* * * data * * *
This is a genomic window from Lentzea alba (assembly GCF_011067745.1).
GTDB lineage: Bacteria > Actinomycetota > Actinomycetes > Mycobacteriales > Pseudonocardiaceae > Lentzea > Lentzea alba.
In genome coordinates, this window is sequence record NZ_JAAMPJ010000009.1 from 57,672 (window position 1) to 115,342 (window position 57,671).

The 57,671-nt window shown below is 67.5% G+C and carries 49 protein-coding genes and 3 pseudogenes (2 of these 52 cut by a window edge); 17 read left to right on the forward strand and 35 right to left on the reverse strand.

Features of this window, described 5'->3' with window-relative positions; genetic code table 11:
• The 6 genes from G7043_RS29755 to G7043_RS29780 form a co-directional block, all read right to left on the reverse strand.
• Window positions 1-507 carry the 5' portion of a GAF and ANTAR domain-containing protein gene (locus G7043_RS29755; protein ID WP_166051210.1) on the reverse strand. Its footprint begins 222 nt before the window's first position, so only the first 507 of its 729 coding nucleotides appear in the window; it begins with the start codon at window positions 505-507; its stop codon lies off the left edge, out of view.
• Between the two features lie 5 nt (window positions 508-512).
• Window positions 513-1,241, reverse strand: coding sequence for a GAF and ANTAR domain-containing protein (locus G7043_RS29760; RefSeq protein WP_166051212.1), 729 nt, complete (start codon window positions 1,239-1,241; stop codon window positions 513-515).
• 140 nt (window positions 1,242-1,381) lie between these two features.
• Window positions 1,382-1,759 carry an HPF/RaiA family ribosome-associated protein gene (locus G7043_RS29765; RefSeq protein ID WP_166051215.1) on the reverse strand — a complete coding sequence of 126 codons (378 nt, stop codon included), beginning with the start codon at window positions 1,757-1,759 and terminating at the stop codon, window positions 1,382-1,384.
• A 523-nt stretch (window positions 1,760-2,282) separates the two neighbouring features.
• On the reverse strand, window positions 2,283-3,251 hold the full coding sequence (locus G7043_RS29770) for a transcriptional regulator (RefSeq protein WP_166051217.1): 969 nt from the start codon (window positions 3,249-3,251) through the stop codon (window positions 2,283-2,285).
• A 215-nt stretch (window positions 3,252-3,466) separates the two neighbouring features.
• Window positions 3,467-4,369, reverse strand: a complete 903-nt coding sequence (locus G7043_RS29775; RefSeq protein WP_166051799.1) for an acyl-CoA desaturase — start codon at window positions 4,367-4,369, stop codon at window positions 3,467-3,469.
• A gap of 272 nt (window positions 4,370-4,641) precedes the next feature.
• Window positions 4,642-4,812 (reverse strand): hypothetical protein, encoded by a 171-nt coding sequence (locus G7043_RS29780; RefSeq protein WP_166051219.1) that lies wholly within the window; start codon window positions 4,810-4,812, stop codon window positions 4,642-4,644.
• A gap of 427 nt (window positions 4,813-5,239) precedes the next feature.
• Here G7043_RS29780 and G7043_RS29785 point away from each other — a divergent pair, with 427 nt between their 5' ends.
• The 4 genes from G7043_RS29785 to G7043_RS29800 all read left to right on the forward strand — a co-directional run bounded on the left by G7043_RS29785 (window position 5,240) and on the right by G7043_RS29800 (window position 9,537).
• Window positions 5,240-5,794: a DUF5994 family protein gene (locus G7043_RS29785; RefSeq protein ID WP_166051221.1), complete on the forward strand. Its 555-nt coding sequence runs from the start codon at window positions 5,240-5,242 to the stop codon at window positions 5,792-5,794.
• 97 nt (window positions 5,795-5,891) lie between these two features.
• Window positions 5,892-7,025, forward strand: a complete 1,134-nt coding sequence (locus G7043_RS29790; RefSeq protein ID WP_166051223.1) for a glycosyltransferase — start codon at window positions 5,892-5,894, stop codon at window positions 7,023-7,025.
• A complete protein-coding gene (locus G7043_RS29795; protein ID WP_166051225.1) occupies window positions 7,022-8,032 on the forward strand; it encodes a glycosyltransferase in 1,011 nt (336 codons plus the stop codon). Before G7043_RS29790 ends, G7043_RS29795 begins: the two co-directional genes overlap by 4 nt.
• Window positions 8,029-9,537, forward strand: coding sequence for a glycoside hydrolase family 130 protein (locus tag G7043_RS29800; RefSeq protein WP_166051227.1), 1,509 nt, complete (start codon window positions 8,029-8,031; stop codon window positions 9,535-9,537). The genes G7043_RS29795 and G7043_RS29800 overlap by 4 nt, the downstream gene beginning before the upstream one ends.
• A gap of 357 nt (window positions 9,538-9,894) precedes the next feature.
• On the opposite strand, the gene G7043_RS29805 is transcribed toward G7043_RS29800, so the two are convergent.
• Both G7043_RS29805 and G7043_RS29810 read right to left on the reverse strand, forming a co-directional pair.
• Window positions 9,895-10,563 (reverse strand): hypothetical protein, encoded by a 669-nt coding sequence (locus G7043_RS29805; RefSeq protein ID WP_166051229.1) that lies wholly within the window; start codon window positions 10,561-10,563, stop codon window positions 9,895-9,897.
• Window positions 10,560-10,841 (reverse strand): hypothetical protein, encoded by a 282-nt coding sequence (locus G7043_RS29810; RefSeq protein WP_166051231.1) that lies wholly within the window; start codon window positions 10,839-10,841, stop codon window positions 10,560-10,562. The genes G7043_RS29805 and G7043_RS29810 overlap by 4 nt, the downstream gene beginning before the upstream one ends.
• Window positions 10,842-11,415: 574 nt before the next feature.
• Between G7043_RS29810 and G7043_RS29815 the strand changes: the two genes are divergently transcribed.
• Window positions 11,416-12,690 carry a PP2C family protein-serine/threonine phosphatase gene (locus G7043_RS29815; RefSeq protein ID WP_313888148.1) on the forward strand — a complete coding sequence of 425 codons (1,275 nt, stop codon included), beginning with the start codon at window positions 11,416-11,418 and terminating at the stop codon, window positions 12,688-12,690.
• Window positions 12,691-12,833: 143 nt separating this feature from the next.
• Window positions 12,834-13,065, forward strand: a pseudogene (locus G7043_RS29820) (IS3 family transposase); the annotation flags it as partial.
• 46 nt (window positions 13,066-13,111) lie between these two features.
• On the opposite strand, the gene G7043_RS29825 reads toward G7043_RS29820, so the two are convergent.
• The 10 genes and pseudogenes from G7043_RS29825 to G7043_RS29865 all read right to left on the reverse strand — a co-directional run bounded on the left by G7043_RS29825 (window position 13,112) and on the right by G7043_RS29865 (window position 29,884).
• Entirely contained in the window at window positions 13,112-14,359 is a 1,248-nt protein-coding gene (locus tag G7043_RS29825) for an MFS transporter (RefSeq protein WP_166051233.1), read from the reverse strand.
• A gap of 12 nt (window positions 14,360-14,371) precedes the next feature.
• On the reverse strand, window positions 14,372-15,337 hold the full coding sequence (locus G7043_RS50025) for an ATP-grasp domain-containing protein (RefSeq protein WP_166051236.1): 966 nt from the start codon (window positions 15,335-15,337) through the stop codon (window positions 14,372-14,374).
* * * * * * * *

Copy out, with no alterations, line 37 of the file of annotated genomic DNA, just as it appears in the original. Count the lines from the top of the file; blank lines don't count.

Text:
• On the opposite strand, the gene G7043_RS29825 reads toward G7043_RS29820, so the two are convergent.